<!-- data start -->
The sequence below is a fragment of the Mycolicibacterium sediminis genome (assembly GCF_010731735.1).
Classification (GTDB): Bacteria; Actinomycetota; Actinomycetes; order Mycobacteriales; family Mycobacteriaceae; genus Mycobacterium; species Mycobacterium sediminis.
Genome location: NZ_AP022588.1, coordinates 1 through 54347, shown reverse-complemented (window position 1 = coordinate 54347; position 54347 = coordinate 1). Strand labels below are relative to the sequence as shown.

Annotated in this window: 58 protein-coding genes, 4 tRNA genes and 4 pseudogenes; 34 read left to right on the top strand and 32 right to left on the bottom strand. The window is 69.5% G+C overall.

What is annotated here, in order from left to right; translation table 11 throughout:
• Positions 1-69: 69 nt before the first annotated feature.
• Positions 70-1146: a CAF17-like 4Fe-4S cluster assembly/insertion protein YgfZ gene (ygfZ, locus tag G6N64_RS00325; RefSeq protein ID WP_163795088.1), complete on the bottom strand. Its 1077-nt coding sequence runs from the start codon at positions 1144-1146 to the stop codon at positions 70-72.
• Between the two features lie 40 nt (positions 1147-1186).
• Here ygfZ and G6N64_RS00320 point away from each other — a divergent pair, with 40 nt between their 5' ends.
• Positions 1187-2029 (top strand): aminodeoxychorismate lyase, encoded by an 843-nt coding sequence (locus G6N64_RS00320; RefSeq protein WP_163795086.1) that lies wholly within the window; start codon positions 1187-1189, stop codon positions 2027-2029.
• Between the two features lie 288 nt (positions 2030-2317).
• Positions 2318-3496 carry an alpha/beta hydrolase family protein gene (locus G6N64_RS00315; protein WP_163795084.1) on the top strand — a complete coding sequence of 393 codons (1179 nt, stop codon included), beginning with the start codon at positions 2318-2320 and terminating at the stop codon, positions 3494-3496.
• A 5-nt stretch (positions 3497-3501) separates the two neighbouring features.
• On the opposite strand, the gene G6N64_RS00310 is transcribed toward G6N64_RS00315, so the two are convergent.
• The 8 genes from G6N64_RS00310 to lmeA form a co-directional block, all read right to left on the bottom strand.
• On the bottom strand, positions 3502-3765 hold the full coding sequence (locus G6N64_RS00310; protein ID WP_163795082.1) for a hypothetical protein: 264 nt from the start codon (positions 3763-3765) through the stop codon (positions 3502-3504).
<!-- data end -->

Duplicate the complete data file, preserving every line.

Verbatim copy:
The sequence below is a fragment of the Mycolicibacterium sediminis genome (assembly GCF_010731735.1).
Classification (GTDB): Bacteria; Actinomycetota; Actinomycetes; order Mycobacteriales; family Mycobacteriaceae; genus Mycobacterium; species Mycobacterium sediminis.
Genome location: NZ_AP022588.1, coordinates 1 through 54347, shown reverse-complemented (window position 1 = coordinate 54347; position 54347 = coordinate 1). Strand labels below are relative to the sequence as shown.

Annotated in this window: 58 protein-coding genes, 4 tRNA genes and 4 pseudogenes; 34 read left to right on the top strand and 32 right to left on the bottom strand. The window is 69.5% G+C overall.

What is annotated here, in order from left to right; translation table 11 throughout:
• Positions 1-69: 69 nt before the first annotated feature.
• Positions 70-1146: a CAF17-like 4Fe-4S cluster assembly/insertion protein YgfZ gene (ygfZ, locus tag G6N64_RS00325; RefSeq protein ID WP_163795088.1), complete on the bottom strand. Its 1077-nt coding sequence runs from the start codon at positions 1144-1146 to the stop codon at positions 70-72.
• Between the two features lie 40 nt (positions 1147-1186).
• Here ygfZ and G6N64_RS00320 point away from each other — a divergent pair, with 40 nt between their 5' ends.
• Positions 1187-2029 (top strand): aminodeoxychorismate lyase, encoded by an 843-nt coding sequence (locus G6N64_RS00320; RefSeq protein WP_163795086.1) that lies wholly within the window; start codon positions 1187-1189, stop codon positions 2027-2029.
• Between the two features lie 288 nt (positions 2030-2317).
• Positions 2318-3496 carry an alpha/beta hydrolase family protein gene (locus G6N64_RS00315; protein WP_163795084.1) on the top strand — a complete coding sequence of 393 codons (1179 nt, stop codon included), beginning with the start codon at positions 2318-2320 and terminating at the stop codon, positions 3494-3496.
• A 5-nt stretch (positions 3497-3501) separates the two neighbouring features.
• On the opposite strand, the gene G6N64_RS00310 is transcribed toward G6N64_RS00315, so the two are convergent.
• The 8 genes from G6N64_RS00310 to lmeA form a co-directional block, all read right to left on the bottom strand.
• On the bottom strand, positions 3502-3765 hold the full coding sequence (locus G6N64_RS00310; protein ID WP_163795082.1) for a hypothetical protein: 264 nt from the start codon (positions 3763-3765) through the stop codon (positions 3502-3504).